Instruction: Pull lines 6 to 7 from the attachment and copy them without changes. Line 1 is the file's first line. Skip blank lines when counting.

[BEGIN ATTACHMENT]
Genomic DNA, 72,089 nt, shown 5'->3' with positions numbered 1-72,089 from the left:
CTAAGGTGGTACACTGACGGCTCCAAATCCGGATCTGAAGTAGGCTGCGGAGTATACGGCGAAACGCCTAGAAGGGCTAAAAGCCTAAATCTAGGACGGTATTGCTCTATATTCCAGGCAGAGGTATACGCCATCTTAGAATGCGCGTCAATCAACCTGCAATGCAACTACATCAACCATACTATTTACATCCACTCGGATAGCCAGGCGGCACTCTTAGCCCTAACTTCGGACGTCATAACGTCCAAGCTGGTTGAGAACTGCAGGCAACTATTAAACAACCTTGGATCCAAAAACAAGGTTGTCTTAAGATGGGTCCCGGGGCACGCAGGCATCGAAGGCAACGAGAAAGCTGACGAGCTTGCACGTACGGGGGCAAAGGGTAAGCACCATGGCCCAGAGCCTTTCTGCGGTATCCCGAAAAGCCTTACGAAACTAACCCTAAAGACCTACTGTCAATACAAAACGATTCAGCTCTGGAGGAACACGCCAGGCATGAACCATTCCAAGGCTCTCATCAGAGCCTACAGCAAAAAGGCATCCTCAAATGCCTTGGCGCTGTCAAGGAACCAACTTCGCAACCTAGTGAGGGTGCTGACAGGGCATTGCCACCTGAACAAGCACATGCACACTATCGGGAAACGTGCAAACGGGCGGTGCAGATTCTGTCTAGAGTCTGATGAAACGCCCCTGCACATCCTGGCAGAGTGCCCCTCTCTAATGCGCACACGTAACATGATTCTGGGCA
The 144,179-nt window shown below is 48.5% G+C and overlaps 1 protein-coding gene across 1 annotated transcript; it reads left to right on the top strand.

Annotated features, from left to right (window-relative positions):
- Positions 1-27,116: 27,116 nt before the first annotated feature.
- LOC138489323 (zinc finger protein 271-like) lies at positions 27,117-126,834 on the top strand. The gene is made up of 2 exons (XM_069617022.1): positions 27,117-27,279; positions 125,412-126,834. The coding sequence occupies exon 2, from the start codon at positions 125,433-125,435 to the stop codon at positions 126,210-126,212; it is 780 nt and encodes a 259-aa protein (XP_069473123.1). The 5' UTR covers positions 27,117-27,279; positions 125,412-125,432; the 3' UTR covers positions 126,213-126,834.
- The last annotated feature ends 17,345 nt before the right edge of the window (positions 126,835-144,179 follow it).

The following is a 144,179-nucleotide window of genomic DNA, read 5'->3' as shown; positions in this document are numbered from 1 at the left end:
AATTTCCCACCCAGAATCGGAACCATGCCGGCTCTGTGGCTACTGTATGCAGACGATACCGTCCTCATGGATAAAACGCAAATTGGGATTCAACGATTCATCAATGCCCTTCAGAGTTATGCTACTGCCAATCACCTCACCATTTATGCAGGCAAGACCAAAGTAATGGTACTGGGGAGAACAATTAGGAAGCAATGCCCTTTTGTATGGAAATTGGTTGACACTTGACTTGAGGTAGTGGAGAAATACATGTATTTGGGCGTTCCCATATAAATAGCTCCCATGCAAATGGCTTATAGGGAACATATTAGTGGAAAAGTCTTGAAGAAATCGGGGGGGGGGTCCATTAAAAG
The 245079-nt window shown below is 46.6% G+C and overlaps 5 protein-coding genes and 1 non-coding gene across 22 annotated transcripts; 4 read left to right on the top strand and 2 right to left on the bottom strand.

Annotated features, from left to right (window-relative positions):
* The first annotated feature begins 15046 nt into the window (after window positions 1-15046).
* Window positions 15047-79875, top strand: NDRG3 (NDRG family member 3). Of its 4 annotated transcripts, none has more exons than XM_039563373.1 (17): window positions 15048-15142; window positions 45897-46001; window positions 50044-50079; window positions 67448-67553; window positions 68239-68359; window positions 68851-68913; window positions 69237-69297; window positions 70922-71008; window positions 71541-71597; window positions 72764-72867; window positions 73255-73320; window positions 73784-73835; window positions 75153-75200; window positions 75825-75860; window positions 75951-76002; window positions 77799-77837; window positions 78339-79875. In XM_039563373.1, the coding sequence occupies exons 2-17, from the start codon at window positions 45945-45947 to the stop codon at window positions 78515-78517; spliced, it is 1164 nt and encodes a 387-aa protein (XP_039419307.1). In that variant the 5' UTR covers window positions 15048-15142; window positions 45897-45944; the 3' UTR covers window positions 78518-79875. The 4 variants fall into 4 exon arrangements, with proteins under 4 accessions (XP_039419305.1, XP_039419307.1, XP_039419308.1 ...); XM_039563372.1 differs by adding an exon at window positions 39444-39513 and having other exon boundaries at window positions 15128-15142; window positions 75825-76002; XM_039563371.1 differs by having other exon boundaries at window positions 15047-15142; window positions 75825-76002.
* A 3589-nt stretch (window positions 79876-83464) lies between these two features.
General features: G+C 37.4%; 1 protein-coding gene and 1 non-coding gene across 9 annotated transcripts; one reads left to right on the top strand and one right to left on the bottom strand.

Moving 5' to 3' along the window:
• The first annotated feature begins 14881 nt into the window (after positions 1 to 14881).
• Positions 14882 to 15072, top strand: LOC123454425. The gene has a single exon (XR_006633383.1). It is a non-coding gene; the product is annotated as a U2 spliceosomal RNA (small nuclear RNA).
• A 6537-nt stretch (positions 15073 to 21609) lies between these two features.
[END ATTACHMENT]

- LOC138489323 (zinc finger protein 271-like) lies at positions 27,117-126,834 on the top strand. The gene is made up of 2 exons (XM_069617022.1): positions 27,117-27,279; positions 125,412-126,834. The coding sequence occupies exon 2, from the start codon at positions 125,433-125,435 to the stop codon at positions 126,210-126,212; it is 780 nt and encodes a 259-aa protein (XP_069473123.1). The 5' UTR covers positions 27,117-27,279; positions 125,412-125,432; the 3' UTR covers positions 126,213-126,834.
- The last annotated feature ends 17,345 nt before the right edge of the window (positions 126,835-144,179 follow it).